The platelet count is the most important measure of disease activity in patients with ITP. As a surrogate marker, the platelet count inversely correlates with morbidity from bleeding,[6] [7] but is only one of many factors that influence the bleeding risk of an individual patient.[8] Patients with severe bleeding almost invariably have severe thrombocytopenia, but most patients with severe thrombocytopenia do not bleed.

Reported rates of severe bleeding vary depending on the population studied and the instrument used to measure bleeding. In a systematic review of 118 studies (n = 10,908 patients with ITP), the rate of intracranial haemorrhage (ICH) was 1.0% overall (95% confidence interval [CI]: 0.7–1.3), 1.4% in adults (95% CI: 0.9–2.1) and 0.4% in children (95% CI: 0.2–0.7).[9] Among 29 studies that reported this outcome, the overall rate of non-ICH major bleeding was 15.0% (95% CI: 4.1–17.1).[9] A more recent study that measured bleeding prospectively using a validated ITP bleeding assessment tool[6] reported that 56% of patients had severe bleeding at some point during their disease course, and 2% had ICH.[5]

Deaths due to bleeding are rare, and overall mortality among patients with ITP is only slightly higher than age- and sex-matched controls. In a cohort study of 152 adults with ITP, the relative mortality risk was 1.5 (95% CI: 1.1–2.2), which was not significantly higher than the general population after patients with secondary ITP were excluded (relative risk [RR]: 1.3; 95% CI: 0.89–2.0).[10] Biologically, patients with ITP tend to have less bleeding complications compared with patients with non-ITP and similar platelet counts (e.g. chemotherapy-induced thrombocytopenia) likely because in ITP, the platelets are generally ‘younger’ and more haemostatically active.[11]

Besides the platelet count and bleeding, health-related quality of life (HRQoL) and fatigue are other endpoints that should be considered when deciding on treatment. HRQoL has been shown to be reduced in patients with chronic ITP compared with matched controls, specifically in the domains of physical and mental wellbeing.[12] Fatigue is reported in 20 to 40% of patients with ITP and has been associated with female sex and severe thrombocytopenia in one cross-sectional study (n = 653).[13] Treatment with eltrombopag,[14] romiplostim[15] and other therapies[16] has been shown to improve HRQoL among adults and children.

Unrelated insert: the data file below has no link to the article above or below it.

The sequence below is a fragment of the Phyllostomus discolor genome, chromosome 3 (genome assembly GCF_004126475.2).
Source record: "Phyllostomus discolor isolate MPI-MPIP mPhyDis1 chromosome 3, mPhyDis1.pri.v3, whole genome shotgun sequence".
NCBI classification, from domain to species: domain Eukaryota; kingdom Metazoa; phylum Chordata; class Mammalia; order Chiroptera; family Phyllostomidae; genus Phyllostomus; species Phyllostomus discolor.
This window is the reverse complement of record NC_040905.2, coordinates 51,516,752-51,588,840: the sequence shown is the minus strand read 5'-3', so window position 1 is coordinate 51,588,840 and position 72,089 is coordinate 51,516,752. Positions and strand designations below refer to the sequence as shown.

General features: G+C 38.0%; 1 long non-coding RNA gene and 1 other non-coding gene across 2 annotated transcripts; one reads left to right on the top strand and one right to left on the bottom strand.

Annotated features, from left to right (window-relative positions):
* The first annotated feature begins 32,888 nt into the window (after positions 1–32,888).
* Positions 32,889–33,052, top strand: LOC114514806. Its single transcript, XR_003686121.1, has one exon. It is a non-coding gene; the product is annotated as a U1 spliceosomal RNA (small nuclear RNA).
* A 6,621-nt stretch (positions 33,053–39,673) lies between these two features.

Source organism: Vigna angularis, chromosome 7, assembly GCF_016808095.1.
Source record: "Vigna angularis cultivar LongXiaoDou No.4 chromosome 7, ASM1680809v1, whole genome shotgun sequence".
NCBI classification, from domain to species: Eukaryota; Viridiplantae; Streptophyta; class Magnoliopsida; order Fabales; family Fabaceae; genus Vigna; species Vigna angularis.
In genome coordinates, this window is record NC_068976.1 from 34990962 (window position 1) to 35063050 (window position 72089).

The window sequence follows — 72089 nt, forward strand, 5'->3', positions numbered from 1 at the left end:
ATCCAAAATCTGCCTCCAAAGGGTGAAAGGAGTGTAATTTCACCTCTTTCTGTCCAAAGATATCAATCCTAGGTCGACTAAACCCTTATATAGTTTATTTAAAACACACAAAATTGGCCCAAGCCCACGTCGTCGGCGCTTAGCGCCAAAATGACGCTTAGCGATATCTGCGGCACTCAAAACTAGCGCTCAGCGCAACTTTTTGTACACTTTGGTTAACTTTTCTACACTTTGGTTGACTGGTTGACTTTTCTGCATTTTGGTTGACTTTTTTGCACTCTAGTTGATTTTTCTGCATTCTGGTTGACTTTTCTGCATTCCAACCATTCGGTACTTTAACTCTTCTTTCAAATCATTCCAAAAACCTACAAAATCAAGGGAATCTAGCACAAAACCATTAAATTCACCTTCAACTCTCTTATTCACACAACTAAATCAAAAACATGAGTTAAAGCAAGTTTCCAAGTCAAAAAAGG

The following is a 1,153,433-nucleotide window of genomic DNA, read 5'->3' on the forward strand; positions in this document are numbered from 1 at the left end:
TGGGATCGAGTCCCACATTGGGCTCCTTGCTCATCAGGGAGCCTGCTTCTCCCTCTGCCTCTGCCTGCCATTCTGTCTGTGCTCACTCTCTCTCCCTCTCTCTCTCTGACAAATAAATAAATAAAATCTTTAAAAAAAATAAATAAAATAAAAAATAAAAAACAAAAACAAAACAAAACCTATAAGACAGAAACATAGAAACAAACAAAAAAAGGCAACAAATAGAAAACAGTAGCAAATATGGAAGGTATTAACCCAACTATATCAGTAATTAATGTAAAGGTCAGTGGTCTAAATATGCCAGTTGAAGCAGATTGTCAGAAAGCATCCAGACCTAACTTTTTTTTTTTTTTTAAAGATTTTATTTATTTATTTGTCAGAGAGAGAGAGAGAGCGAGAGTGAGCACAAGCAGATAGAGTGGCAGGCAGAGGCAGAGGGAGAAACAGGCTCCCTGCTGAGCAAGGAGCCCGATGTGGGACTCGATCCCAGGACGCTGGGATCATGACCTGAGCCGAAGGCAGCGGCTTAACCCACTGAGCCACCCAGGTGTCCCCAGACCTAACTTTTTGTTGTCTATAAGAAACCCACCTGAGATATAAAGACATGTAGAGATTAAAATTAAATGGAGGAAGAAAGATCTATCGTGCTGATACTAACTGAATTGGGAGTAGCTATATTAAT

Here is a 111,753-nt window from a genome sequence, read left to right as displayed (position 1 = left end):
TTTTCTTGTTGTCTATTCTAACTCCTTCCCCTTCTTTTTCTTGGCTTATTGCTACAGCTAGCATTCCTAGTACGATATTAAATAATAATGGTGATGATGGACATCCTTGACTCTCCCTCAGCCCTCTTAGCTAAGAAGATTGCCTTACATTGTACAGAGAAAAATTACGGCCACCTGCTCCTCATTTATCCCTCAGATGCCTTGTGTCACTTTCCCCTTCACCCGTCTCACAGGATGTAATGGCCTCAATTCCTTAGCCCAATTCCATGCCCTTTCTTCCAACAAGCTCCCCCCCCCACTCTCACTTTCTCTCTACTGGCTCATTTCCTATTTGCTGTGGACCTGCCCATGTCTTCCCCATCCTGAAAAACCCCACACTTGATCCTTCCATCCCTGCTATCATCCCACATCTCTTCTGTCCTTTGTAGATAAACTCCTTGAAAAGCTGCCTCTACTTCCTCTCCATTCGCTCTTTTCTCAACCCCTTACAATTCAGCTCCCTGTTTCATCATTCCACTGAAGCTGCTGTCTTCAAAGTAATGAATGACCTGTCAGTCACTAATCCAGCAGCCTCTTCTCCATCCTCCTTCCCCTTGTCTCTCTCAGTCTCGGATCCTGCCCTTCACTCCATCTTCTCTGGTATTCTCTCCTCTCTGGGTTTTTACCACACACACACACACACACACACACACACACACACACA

The importance of the platelet count level in deciding on treatment depends on the population. For children, acute severe thrombocytopenia often resolves spontaneously and the toxicities of treatments often outweigh their benefits.[1] For adults, severe thrombocytopenia is much less likely to improve spontaneously.[17] Furthermore, patients with additional bleeding risks (e.g. those who require anti-coagulation or anti-platelet agents), patients undergoing invasive procedures or patients at increased risk of trauma (e.g. contact sports) may need a higher platelet count threshold for treatment.[18] Treatment guidelines from the American Society of Hematology[1] recommend treatment for adults with newly diagnosed ITP and a platelet count <30 × 109/L (Grade 2C) since above 30 × 109/L, clinically significant bleeding is rare.[9] Recommendations for children place less emphasis on the platelet count number, and more emphasis on clinical evidence of haemostatic impairment.[1]